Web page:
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Safety Is Serious Business

Readiness is always of primary concern in all Army activities. It is the watchword for the conduct of the various operations required to maintain a mobile combat force. A unit measures its readiness by its capability to mobilize all its assets, people, and equipment. Deadlined vehicles, damaged equipment, and injured Soldiers are not combat ready.

A matter of growing concern is the direct drain that accidents in Army maintenance service and repair operations have on combat readiness. These operations are critical from a safety standpoint because of the high potential for accidents and injuries inherent in the type of work performed and the tools required. This accident risk demands an equal amount of safety measures.

I witness many safety violations in the magazines I receive through today’s military distributions. For example, the March–April 2008 issue of Army Logistician shows several photos of mechanics, including the cover photo of a mechanic with a high-mobility multipurpose wheeled vehicle, working without personal protective equipment (PPE). This is incorrect. We need to work together to make safety the top priority while repairing equipment.

The first-line supervisor plays an important role in preventing personnel injuries and accidents. This individual should—

  • Check work areas daily for unsafe conditions and unsafe acts. Make on-the-spot corrections when safety violations are found.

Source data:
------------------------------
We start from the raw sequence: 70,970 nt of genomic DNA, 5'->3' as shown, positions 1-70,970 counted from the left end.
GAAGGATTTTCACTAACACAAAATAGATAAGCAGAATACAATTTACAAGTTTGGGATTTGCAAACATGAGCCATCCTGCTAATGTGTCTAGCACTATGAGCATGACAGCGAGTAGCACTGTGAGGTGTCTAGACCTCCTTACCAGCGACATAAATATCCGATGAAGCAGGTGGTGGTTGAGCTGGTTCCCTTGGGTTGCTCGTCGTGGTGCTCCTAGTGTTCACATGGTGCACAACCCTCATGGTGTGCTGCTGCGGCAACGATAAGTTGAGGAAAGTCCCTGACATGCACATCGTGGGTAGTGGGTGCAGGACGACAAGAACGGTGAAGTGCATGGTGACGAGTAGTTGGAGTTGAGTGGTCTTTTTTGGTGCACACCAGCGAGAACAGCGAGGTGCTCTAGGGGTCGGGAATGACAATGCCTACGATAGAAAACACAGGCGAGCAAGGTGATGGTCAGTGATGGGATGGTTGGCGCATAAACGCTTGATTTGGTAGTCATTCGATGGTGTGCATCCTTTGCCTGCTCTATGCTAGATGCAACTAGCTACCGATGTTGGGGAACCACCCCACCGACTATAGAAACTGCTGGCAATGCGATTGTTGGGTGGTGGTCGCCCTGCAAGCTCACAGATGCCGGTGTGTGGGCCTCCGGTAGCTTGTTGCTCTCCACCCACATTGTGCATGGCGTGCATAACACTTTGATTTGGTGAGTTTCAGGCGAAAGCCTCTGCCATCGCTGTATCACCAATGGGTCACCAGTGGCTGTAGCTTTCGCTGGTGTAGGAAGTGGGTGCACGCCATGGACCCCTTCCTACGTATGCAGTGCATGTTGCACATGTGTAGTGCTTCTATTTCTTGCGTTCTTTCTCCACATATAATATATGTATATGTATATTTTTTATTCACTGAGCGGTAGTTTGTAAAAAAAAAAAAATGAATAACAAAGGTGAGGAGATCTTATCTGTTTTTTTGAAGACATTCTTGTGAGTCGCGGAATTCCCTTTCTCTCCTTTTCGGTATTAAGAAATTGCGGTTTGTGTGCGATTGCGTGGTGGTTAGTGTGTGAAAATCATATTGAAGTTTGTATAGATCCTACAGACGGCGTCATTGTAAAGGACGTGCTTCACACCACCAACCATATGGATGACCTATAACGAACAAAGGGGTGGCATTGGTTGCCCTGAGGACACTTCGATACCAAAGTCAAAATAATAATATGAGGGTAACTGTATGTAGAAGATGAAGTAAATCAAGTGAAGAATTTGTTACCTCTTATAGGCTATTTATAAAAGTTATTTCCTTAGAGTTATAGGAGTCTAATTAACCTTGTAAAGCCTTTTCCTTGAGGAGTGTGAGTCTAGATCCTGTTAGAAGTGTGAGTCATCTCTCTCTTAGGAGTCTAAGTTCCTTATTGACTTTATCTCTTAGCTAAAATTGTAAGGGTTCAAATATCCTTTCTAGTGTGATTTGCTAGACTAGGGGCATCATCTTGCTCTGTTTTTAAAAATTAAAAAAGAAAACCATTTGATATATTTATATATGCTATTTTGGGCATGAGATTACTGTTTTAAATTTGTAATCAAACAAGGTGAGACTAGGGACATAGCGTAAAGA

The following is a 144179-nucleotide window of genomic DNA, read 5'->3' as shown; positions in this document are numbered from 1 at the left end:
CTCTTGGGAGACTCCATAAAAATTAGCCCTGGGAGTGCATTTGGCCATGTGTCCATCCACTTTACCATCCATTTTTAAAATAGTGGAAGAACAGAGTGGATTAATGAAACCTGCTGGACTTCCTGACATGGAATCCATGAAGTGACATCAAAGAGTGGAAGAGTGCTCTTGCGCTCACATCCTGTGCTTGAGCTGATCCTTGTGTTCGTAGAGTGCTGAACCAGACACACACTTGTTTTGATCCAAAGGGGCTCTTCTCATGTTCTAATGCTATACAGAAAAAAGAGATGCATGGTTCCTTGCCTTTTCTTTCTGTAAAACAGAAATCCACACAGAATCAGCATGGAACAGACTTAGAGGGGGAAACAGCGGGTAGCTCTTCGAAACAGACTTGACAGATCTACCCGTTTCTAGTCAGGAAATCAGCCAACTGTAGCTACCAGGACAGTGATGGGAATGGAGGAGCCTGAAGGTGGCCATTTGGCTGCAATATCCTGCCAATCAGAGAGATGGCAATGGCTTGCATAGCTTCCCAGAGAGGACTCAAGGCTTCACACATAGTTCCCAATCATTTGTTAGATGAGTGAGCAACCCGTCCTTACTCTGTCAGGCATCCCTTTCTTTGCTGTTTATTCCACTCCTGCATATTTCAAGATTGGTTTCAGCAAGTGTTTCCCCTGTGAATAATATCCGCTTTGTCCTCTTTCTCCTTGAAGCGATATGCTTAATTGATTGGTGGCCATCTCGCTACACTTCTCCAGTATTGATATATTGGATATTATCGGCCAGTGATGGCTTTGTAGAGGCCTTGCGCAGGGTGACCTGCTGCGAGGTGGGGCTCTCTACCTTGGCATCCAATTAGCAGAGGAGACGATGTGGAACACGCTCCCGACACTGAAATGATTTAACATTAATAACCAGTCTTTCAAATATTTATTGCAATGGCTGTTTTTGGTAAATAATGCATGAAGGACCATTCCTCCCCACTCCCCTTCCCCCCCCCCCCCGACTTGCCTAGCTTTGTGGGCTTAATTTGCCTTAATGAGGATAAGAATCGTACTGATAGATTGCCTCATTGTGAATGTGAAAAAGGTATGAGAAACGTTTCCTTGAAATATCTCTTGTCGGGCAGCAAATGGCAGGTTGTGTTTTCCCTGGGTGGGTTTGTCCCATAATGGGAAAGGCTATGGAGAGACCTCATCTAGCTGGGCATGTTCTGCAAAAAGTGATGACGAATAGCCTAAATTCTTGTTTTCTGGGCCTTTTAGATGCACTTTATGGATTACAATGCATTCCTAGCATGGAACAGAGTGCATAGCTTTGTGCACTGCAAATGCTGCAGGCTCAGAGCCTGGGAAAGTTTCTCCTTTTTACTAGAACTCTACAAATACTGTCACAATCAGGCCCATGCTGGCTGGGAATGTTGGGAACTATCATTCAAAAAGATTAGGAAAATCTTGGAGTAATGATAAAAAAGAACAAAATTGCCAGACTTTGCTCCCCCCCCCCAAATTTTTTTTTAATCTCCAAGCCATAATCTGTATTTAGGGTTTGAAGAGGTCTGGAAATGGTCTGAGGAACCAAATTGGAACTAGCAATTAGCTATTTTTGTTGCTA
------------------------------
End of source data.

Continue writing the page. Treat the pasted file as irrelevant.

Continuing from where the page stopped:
• Demand absolute compliance with safety rules and established work procedures.
  • Make sure personnel are trained for the job and what is expected of them.
  • Brief personnel on hazardous conditions to ensure they know the hazards. He should not assume that they will always act in the appropriate manner.

Everyone is required to wear goggles during grinding and drilling operations and when using chemicals, working with systems under pressure, and working under vehicles. Hearing protection is needed during operations that produce damaging noise. Appropriate gloves are needed when working with chemicals, wire rope, or other operations that have the potential to injure the hands. A welding apron, gloves, face protection and barriers are necessary for welding operations.

Not all of this important safety equipment is used. We do not go to battle without our M–4 carbines, so we should not work on equipment without personal protective equipment. Using worn hand tools and shop tools and conducting forklift load tests, jack stand checks, and hydraulics function tests and checks all present potential hazards that cause accidents.

Use a maintenance safety checklist to ensure the mechanics are complying with regulations, safety-of-use messages, and all safety standing operating procedures.

I am a field maintenance shop supervisor for the Pennsylvania Army National Guard and have been in this field for 34 years. Soldiers and civilians need to get with the safety program. We do not need the loss of any Soldiers to an accident.

Thanks you for all you do in the field, but remember— Safety First.

CW4 Geams R. Blevins

Worldwide Logistics
Training Workshop Scheduled

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